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Pearl Harbor: U.S.S. Arizona
By Priit J. Vesilind
You just can't shoot your cannon off like you used to in Cary, bemoans Charles Dreher, Sr., a Civil War buff who owns a cherished artillery piece. "I fired it straight across the road up until ten or twelve years ago when they built the houses over there. I still fire it down High House Road now and then. But if I see headlights, I hold off."
The problem for Dreher is that the number of headlights has exploded in recent years. Located next to Research Triangle Park, North Carolina's booming high-tech business center situated between Raleigh, Durham, and Chapel Hill, the once rural community has become one of the fastest growing and most affluent areas in the state, its population doubling every decade since 1960. With some 96,000 residents, split primarily between two sprawling zip codes that cover nearly 50 square miles, the officially named Town of Cary eclipsed Chapel Hill in 1990 as the third largest city in the Triangle, the seventh largest in the state.
Most newcomers have moved from northern cities, leading many locals to jest that Cary stands for Containment Area for Relocated Yankees. Ironically, the town was named for a Yankee: Samuel F. Cary, an impassioned Union supporter and temperance leader from Ohio who is said to have delivered one of his fiery sermons here in the 1850s.
"You have to teach 'em how to say kerry instead of kahry," says homebuilder Bob Godbold with a laugh, after polishing off his lunch at Melba's Country Kitchen—a diner where old Cary gathers. "Cary was one square mile for years," says Godbold, 66, who was born and raised here. "Started as a pulpwood town. It's gone from logs to logic now."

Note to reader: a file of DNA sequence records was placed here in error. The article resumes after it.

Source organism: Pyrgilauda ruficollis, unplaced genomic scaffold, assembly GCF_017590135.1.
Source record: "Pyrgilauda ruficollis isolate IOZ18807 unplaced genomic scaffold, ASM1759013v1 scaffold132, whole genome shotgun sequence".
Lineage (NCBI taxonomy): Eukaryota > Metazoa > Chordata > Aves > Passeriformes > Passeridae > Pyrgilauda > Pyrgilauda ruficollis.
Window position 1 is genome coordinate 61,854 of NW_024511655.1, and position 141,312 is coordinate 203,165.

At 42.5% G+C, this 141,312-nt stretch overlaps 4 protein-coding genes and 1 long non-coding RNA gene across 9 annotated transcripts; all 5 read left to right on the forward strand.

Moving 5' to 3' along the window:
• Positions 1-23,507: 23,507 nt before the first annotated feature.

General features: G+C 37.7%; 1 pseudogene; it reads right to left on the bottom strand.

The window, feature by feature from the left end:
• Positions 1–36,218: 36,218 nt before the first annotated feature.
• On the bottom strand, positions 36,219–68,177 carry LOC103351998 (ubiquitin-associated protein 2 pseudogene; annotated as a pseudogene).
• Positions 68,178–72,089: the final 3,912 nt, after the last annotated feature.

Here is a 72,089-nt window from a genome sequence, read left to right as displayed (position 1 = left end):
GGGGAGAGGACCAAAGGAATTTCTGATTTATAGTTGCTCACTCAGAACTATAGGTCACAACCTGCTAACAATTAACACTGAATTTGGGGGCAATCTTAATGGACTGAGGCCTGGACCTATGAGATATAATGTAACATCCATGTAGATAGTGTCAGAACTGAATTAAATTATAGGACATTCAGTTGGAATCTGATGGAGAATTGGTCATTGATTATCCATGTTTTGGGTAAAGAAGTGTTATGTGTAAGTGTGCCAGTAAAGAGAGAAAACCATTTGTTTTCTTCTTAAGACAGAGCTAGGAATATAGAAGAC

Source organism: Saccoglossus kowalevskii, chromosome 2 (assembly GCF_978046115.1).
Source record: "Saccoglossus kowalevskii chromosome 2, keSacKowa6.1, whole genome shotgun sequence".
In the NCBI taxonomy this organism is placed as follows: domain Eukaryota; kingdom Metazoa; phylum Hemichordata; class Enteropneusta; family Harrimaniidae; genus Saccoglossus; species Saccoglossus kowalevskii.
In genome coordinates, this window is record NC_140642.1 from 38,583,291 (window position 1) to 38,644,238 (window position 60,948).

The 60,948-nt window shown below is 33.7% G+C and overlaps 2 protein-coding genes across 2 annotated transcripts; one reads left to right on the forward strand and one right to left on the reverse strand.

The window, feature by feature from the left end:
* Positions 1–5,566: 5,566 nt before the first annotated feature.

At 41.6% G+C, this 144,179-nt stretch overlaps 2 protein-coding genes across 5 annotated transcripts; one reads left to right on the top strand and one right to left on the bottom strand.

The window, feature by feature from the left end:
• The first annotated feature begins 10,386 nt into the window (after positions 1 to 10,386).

Rolling red clay tobacco fields and loblolly pine forests have given way to sweeping new subdivisions and brick-fronted shopping centers that look remarkably similar. The town's largest employers now include IBM, Cisco Systems, Lucent Technology, and SAS Institute, whose world headquarters occupies a 500-acre campus on the edge of town. Named for the Statistical Analysis System its founders developed at nearby North Carolina State University to analyze agricultural data, SAS produces software that scans oceans of information to find relevant patterns and meaning. Its uses now range from developing new drugs to calculating the consumer price index of the United States.
"SAS Institute mirrors Cary and Cary mirrors SAS," says Koka Booth, a former mayor who works for the software giant. The average age in Cary is 33, the average SAS employee is 35. The median household income in Cary is about $60,000, the average salary at SAS is $60,000. Striding the hushed corridors adorned with modern art, Booth reels off a laundry list of employee benefits—from on-site day care to belly dancing lessons at lunch—that have led various business magazines to rate SAS, and in turn Cary, one of the best places to live and work in the country.